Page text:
Yesterday was a monumental day in the life of Disciples Church. If you had been there you would immediately say it was because of all the baptisms we did during the service, in fact we did more baptisms in yesterday’s service than we have done in our first two years as a church combined. It was a stunning sight to see of God’s hand transforming lives.


But the sheer amount of baptisms done yesterday in our service is only part of the story of yesterday. Yesterday marked a final step in a monumental journey for us as a church.  The monumental shift has been moving for some time and I think it finally clicked completely for me yesterday. It’s a simple thing, really:




When we started Disciples we were so focused on the bigger picture of what we wanted to be in the city and what we wanted to do for the culture of church planting in Sacramento that we made the Sunday Gathering sort of an afterthought. And believe me we paid the price. After all, if we cannot inspire people and connect them with Jesus in a planned 90-minute gathering each week, how can we be trusted to lead them in far more intangible and mysterious ways throughout the rest of the week? Furthermore, we often work under such pressure to pump out the next Sunday’s “product” that we often gloss over the power of THIS Sunday. In all of the leading that we all do, we must never forget or minimize the power of the weekly gathering for inspiring and calling people to the life of Jesus.

Today’s article is designed to give you some tools and encouragement to make this Sunday great! In my travels with GHC Network and my involvement in my local pastor’s group, I am privileged to rub shoulders regularly with some of the greatest leaders around. So today, I hope to synthesize a few of their wise nuggets on how to make the Sunday Gathering great. And for those of you not involved directly in the planning of your church’s Sunday gathering, I believe these principles will translate smoothly to your youth gatherings, small groups or even your next staff-meeting agenda.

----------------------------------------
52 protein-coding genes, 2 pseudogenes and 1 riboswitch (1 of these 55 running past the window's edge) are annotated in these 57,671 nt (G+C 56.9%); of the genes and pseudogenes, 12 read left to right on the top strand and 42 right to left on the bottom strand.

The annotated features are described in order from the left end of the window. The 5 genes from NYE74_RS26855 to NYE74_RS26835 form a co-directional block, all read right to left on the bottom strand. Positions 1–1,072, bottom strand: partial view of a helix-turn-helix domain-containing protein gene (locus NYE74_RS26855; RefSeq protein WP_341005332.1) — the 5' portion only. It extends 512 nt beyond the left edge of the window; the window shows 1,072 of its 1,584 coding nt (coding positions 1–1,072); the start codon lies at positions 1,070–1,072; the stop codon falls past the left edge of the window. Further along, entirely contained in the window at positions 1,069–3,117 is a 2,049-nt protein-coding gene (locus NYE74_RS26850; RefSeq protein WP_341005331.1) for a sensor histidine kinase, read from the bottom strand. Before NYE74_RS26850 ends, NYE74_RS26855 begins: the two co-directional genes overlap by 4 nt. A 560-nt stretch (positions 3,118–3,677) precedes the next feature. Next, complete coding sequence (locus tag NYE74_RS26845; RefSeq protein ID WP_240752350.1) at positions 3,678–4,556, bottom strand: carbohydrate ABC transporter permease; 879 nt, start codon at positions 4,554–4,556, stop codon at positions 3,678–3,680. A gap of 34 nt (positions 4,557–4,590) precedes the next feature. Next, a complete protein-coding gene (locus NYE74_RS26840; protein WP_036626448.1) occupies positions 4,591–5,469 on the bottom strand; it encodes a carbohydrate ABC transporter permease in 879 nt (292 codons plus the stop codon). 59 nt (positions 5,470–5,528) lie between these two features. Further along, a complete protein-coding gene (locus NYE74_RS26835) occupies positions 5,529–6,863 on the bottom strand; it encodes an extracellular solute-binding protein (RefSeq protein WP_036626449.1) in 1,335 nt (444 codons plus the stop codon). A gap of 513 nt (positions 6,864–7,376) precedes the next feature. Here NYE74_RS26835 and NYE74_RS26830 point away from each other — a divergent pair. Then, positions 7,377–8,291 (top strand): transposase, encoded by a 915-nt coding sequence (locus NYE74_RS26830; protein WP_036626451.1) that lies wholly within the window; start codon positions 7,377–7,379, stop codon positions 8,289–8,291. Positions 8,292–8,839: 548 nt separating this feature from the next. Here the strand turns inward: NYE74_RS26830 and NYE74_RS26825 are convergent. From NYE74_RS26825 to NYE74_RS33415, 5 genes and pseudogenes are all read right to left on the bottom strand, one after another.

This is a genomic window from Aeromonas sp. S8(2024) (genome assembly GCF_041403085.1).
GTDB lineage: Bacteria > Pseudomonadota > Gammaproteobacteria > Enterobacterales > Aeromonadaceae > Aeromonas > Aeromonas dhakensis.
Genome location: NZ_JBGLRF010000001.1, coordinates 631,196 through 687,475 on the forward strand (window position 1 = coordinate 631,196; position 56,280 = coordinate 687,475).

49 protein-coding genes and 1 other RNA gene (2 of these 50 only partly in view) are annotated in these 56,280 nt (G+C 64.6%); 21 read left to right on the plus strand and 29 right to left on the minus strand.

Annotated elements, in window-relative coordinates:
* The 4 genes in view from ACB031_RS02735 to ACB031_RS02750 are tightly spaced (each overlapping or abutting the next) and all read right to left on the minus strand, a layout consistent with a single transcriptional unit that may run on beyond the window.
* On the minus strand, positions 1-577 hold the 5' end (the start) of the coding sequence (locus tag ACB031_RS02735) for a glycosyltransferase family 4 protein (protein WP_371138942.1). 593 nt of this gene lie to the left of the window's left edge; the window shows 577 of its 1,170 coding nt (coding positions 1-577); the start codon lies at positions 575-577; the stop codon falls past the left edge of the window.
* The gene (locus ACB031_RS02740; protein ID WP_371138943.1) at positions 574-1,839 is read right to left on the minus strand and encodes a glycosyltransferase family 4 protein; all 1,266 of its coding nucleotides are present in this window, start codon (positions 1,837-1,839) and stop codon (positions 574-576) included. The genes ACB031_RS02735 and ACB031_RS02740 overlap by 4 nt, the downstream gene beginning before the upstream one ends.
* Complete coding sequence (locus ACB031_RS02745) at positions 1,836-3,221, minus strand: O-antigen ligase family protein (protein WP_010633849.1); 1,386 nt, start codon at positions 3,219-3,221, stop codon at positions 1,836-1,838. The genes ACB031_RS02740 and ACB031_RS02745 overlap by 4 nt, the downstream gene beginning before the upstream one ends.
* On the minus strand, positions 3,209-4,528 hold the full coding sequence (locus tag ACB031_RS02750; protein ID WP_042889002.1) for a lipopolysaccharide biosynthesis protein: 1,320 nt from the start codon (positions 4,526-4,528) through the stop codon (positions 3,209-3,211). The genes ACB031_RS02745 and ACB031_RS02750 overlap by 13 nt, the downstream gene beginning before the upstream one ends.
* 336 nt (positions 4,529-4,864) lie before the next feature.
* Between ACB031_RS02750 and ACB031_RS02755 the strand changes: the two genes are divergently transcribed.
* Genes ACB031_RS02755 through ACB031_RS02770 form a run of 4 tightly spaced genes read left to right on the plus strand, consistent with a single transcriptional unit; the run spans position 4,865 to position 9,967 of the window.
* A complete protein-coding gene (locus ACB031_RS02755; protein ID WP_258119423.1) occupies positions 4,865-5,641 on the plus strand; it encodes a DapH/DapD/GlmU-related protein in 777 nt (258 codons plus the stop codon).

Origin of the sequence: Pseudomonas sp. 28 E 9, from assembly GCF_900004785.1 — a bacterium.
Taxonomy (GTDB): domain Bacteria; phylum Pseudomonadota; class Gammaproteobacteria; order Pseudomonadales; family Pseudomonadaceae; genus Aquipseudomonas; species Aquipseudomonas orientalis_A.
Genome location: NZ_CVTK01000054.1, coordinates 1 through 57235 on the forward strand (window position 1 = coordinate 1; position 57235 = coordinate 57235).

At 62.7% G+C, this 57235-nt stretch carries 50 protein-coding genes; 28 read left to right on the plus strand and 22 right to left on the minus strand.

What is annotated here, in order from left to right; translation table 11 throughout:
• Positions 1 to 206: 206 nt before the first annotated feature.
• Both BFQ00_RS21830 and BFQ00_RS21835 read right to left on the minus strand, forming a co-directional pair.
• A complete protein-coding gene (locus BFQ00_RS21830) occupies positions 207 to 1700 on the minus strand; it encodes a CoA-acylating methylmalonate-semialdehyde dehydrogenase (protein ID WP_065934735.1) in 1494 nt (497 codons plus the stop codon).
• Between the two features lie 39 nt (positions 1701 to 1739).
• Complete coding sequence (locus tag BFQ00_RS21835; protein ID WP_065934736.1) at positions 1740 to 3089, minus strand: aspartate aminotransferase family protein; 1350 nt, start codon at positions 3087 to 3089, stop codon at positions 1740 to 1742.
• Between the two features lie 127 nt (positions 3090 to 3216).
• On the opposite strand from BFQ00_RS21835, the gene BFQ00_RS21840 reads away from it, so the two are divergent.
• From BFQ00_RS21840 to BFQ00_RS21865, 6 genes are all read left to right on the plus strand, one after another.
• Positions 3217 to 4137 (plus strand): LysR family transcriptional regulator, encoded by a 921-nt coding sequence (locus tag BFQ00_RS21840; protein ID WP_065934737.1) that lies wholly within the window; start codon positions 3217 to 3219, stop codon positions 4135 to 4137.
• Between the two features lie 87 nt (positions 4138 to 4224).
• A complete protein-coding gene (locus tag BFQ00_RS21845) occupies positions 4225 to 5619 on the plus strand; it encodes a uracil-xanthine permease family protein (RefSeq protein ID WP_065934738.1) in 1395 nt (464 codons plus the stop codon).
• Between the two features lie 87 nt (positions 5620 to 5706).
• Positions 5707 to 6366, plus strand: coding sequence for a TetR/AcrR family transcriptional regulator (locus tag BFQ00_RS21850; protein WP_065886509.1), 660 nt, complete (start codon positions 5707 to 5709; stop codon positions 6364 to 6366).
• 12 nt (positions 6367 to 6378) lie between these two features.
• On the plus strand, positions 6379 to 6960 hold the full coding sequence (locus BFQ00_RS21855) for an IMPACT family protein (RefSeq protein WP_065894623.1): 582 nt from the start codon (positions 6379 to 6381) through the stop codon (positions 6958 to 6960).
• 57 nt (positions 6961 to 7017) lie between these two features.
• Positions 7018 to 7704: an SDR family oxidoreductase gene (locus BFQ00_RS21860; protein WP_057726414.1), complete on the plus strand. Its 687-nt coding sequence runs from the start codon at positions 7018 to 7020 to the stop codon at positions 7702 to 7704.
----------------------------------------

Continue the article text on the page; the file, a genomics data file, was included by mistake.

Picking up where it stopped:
Have a Menu, Use the Menu

I am notoriously bad at using the menu in most restaurants. I tend to know what I like and what I want to eat in most places I frequent. I guess that is a fine practice for me, since I am the one who will eventually eat the food, but imagine the frustration for my wife and our double-date companions if next time we went to a restaurant altogether I ordered for everyone what I like?


This is unfortunately how many people in your church feel a lot of Sundays if you are not using the menu you created. Every church has a list, whether explicit or implied, of elements they use in a service. My suggestion is once you have established the overall content and direction of your service, have an actual list of elements you use. In addition have dates next to each element indicating the last four times you have used them. This goes even for the songs, scripture passages, message series ideas and more.


Here is a near-complete list of the elements on our “menu” so-to-speak:

  • Message/talk/sermon by your Key Communicator
  • Message/talk/sermon by Guest (this is indeed a different element and I would argue should be listed as such)
  • Congregational Singing by your key Worship Leader(s)
  • Congregational Singing by guest
  • Communion
  • Text-in Q&A panel discussion
  • KidsChurch performance/song/skit
  • baptisms
  • baby dedications
  • testimony interview
  • video announcements
  • other video or film use
  • prayer circles
  • platform/stage prayers for local churches
  • Mingle
  • Interactive response time
  • Tactile objects to be interacted with during service



Content is King

In their book, Renovation of the Church, Pastors Kent Carlson and Mike Lueken unpack in rare clarity their journey to reorient the mission of their church in a new direction, and the importance that their Sunday Worship Service played in making that shift. While their ecclesiastical shift is not the topic of this article, it does go some distance in emphasizing how much your gatherings say about WHO you are, WHERE you are going and finally, WHO will go with you. Taking it a step further, I will say, show me your “main room” as we call it at Disciples, and I bet I can tell you the demographic of your congregation and the tone of your service. Creepy, maybe, but if true (which I promise it is) imagine how much more that weekly gathering defines you.